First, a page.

Last weekend we went camping out at the coast with the goal of photographing waterfalls and autumn leaves. Since Amber is back in school we needed electrical hookups and wi-fi for homework assignments, so we stayed at an RV park. During the day we went hiking at Sweet Creek Falls and captured some wonderful fall photos.
Amber has been wanting to try the Instant Pot on a camping trip, but I hadn’t wanted to lug it out camping and back home after each trip. The RV’s crock pot broke a couple months ago, and I had been thinking about replacing it with an IP. When I found a larger IP on sale at Fred Meyer I purchased it, so now we have one for home and one for glamping!
Instant Pot Spaghetti
Saute in the Instant Pot
I like using the Instant Pot for soups, chili, dried beans, baked potatoes, and vegetables. Amber suggested making spaghetti, so we gave it a try. The recipe we used can be found at The Salty Marshmallow. The IP is wonderful for making one-pot meals, and we always freeze the leftovers for quick and easy lunches. The hamburger and onions are cooked using the saute mode, and then the dry spaghetti noodles, diced tomatoes, spaghetti sauce and water were layered on top of the meat. After locking the lid on the pot, the spaghetti cooked for 8 minutes.
Instant Pot with Lid
Dinner and a Movie
Spaghetti in the Instant Pot
The spaghetti was served with my favorite veggie, broccoli, and garlic bread. The spaghetti was okay, and it works for a camp meal, but it was a bit soupy. However, it did get thicker as it sat. Some of the noodles stuck together during cooking. I love my IP, but some things are still better cooked using a conventional method. This spaghetti may not be my favorite, but there is definitely a place for the Instant Pot in my beach house!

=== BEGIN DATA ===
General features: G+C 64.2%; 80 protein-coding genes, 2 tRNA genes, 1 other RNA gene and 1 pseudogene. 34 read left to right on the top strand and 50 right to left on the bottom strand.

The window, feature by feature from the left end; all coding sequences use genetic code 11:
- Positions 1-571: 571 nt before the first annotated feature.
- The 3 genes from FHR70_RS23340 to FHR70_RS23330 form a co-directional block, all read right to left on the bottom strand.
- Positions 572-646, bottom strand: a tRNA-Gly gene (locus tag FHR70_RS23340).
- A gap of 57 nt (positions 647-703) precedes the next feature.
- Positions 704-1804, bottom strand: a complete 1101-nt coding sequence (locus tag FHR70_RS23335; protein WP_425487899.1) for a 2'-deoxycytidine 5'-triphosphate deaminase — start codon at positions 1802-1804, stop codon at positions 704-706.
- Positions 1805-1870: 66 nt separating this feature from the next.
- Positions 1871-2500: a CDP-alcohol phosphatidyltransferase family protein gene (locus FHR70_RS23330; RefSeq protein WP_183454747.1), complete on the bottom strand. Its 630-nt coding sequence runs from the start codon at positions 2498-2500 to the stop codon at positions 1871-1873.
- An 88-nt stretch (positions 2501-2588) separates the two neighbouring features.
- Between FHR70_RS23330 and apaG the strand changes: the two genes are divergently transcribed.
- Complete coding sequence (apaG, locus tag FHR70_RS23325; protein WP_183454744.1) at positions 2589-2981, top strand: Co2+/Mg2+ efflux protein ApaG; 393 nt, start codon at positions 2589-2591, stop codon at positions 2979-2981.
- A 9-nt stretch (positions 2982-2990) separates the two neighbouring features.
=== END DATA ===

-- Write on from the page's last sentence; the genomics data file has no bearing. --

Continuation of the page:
Everything!!! I’m a member of Campendium, a site where parks are reviewed and rated on a 1-5 star basis. My goal is to eventually go full-time RVing, and I’ve found their site to be quite helpful. A few posts back I lamented that my beach house doesn’t fit into the tent section at Millersylvania State Park. Lower Falls Campground is the answer! The campground has everything I could have asked for! Well, except for a lake to go kayaking on, but I’ll take this park any day. It is a gorgeous, green, lush campground that RVs can fit into. The sites are huge and spaced far apart giving families the privacy they seek in a camping experience. Campers actually feel like they’re out in the woods. Children have plenty of space to play and won’t be quite as tempted to cross into other’s sites. The trails are easily accessible from the campground and hikers can be down at the river to view the beautiful waterfalls in a short time.
National Forest Map
The Beach House
The Beach House and Tow Vehicle
Site 22 Driveway
Cooking over the Fire
Lower Falls Campground
Campsite at Lower Falls
Lower Falls Campsite
Lower Falls Campsite
Campground Loop Road